Bruno Marchal wrote: > ... > Let us be specific (also for the others). > > Let us continue to write f1 f2 f3 f4 f5 f6 f7 ... for the sequence of > total computable functions. > Let us continue to write F1 F2 F3 F4 F5 F6 F7 ... for the sequence of > partial computable functions (this includes the fi but in a hidden > way). > Let us write, as usual, g for the diagonalization of the fi, and G for > the diagonalization of the Fi. > > So: g(n) = fn(n)+1; and G(n) = Fn(n)+1 > > Now g cannot be computable, it would be total and it would belongs to > the sequence fi, and thus there would be a number code k such that g = > fk, and then fk(k) = fk(k)+1, and then 0 = 1 by substracting the well > defined number fk(k). Obviously each fn(n) is computable, and adding > one is computable, so only the bijection between the fi and N can be > the source of uncomputability. Conclusion the bijection between i and > fi, although well defined mathematically, is not computable. > > Now, if we accept Church thesis, then by definition all the total > function are in the sequence F1 F2 F3 F4 ... But the sequence Fi is > mechanically generable (just do it on your favorite programming > language), and thus G is programmable, (G(n) = Fn(n)+1; note the > capital!) but then G is programmable and thus belongs to the Fi, and > thus you can find k, the number code of G, and then G(k) = Fk(k) = > Fk(k)+1, but this can be ok only if Fk(k) is undefined. >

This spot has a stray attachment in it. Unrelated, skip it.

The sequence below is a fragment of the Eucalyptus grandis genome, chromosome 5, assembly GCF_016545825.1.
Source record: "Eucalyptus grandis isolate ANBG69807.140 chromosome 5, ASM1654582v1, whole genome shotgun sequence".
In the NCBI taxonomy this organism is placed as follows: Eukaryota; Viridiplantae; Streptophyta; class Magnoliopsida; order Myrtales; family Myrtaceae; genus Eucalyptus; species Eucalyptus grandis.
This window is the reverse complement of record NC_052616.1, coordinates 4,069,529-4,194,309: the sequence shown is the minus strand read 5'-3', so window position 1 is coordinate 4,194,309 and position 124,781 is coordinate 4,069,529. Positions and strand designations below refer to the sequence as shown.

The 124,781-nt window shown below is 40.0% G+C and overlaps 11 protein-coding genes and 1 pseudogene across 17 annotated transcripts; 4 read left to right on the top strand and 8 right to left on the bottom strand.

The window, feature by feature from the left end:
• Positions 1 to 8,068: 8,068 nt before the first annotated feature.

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Let me try to see what is wrong with the following attempt to enumerate the total computable functions: inputs 1 2 3 4 5 6 7 8 9 ... f1: 2 1 3 4 5 6 7 8 9 ... (switch 1 and 2) f2: 3 2 1 4 5 6 7 8 9 ... (switch 1 and 3) f3: 4 2 3 1 5 6 7 8 9 ... (switch 1 and 4) f4: 5 2 3 4 1 6 7 8 9 ... (switch 1 and 5) f5: 6 2 3 4 5 1 7 8 9 ... (switch 1 and 6) ... fn: fn(n+1) 2 3 4 5 6 7 8 9 ... fn(n-2) fn(n-1) fn(n) 1 fn(n+2) ... (switch 1 and fn(n+1)) ... So let's do the diagonalization move. Let g(n) = fn(n)+1. But from inspection of the table, we see that fn(i) = i, for all i not equal to 1 or fn(n+1). So g(n) = n+1. Putting this in a table: inputs 1 2 3 4 5 6 7 8 9 ... g: 2 3 4 5 6 7 8 9 10 ... But from inspection, we see that g does not fit anywhere in the table of f1,f2,f3,... because it does not follow the rule of "switch 1 and something else" [and also it doesn't follow fn(i)=i for all i not equal to 1 or fn(n+1) ]. So therefore g is not part of the list. I.e. g is not a total computable function. I have more to say/ask, but I have to meet someone to go jogging right now. I don't know when I'll have more time. Tom --~--~---------~--~----~------------~-------~--~----~ You received this message because you are subscribed to the Google Groups "Everything List" group. To post to this group, send email to everything-list@googlegroups.com To unsubscribe from this group, send email to [EMAIL PROTECTED] For more options, visit this group at http://groups.google.com/group/everything-list -~----------~----~----~----~------~----~------~--~---